Many people are interested in careers in sustainability but are not aware of what is out there. Do you want to know about sustainable agriculture, ocean farming, sustainability directors, and adaptation specialists? What kinds of work in these areas will be available in the next few decades in a rapidly changing climate? As Christians, while caring for creation and preparing for lives of leadership worldwide we must consider the virtues behind our career paths. We should take into account what the state of the world might be when we enter our career field. In this presentation, Dr. Dorothy Boorse will speak about some of the big changes that are already unfolding in green jobs and what we can do to prepare for these sustainable careers, with a time of Q&A devoted to sustainability jobs and skills we may need for the future.


Participants: Dr. Boorse and Grace Powers

*10-11 AM

Coy Pond, Walking Trail


(Meet in KOSC Loggia before leaving for the trail)

Restore Creation
A Walk in the Woods: Birding

This walk provides an opportunity for all participants to get outside and experience the beautiful Gordon woods in a fun and unique way. We go outside to experience the beauty of God’s creation, which leads to a greater appreciation for all forms of life and the gift that God has given us through creation. We flourish through a gained knowledge of our surroundings and the creatures that God has gifted us to marvel at and steward. We also gain a knowledge of the biodiversity in this area through learning about the bird species in the Gordon woods and how God has so carefully designed intricate parts of nature for us to appreciate.

Participants: Katherine Hulting and Grace Powers

*10-11 AM

KOSC 125

Poetry as a Catalyst for Human Flourishing

In America’s post-post-modern age, the importance of poetry and its place in society is often overlooked. This presentation seeks to explain how both the reading and writing of poetry can help individual and communal flourishing today by giving a voice to the voiceless and allowing people to process painful events of their past. We will be discussing works of those such as Andrea Gibson, Matthew E. Henry, Terrance Hayes, Anne Sexton, Blythe Baird, and others, with the goal of introducing students and faculty to poetry and poets who use their art as a way to bring attention to both personal and communal suffering, whether that poetry is free verse, spoken word, structured, or even rap music.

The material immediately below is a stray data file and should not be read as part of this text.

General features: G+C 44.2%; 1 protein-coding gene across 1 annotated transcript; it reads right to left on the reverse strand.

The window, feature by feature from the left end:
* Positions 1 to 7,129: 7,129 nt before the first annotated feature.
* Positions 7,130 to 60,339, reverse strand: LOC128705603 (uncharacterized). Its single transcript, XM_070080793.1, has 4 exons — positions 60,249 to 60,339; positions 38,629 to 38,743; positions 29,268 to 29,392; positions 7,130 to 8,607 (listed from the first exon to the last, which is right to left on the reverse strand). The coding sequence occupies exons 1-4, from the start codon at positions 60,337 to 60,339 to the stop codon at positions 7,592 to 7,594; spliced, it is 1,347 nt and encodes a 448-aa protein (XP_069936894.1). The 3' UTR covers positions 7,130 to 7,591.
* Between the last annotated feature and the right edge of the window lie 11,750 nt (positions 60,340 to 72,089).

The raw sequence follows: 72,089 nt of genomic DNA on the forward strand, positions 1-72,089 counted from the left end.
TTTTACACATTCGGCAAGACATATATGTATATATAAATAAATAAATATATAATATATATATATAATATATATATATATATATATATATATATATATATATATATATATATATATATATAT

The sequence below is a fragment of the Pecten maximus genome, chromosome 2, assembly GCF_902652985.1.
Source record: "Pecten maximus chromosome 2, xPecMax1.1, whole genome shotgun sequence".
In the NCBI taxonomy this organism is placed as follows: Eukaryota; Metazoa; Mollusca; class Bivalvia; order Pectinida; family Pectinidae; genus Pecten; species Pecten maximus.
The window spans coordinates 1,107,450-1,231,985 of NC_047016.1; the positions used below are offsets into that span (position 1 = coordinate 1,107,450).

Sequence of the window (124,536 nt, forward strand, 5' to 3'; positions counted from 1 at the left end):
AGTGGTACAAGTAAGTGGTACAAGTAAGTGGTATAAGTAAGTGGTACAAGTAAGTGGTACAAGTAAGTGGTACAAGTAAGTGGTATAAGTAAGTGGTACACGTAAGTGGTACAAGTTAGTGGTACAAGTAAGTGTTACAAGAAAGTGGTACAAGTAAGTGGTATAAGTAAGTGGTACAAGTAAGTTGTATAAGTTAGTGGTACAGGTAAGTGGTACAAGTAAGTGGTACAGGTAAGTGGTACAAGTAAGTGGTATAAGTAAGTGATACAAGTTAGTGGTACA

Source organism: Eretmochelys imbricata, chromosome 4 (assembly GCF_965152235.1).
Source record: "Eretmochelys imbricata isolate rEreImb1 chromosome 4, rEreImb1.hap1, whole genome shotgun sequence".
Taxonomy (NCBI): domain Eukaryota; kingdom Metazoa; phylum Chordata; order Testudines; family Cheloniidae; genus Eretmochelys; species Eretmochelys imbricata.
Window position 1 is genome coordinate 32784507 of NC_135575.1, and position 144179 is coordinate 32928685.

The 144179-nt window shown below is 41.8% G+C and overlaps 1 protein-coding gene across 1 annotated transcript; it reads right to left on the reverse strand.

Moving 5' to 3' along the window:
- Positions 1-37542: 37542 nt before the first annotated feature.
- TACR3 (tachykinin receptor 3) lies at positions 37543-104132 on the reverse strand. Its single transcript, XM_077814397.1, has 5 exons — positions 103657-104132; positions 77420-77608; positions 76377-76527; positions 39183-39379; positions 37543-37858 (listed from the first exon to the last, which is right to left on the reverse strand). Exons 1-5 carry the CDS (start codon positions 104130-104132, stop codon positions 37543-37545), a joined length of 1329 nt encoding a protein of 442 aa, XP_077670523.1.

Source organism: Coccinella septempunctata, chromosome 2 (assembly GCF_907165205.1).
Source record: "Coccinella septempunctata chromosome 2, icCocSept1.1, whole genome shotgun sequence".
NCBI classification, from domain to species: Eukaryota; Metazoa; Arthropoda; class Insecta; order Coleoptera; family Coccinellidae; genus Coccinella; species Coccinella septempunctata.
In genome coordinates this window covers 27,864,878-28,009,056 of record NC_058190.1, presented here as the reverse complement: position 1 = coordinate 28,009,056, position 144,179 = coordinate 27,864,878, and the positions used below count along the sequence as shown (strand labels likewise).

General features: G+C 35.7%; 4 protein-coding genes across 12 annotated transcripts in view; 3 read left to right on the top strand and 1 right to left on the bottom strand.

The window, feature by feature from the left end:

Participants: Mary Stuart Murray and Maddie Miyares

*11-12 Noon  

KOSC 126

Church Accessibility to the Mental Struggles of Male Youth

Men's mental health is an often neglected subject. While certainly the needs of other genders, races, and people groups are important, this focus has come with a cast. Male patriarchal culture has caused immense issues to so many groups, yet the destruction to the male demographic has not been addressed. This presentation looks at the various dynamics and causes of this damage and how oftentimes churches, while offering a space where males can share, fail to offer guidance on how to share. Churches can reevaluate their models of ministry to create an environment that is welcoming and supportive of all mental health struggles.


Participants: Christian Celentano

*11-12 Noon  

KOSC 127

Tracing Government Responsibility

This series of 4-5 presentations focus on instances when the United States government has failed in some respect, be it to protect, enforce, or act efficiently. They reflect on specific events (9/11, the immigration crisis, the response to Hurricane Katrina, etc.) and highlight the failings of government in these instances, concluding with a short discussion of lessons learned from these failures as they relate to the theme of virtue. Ultimately, it is every citizen's responsibility to hold the government responsible and be aware of the events in one's own country. Then, and only then, can we stand up for virtue in our localities.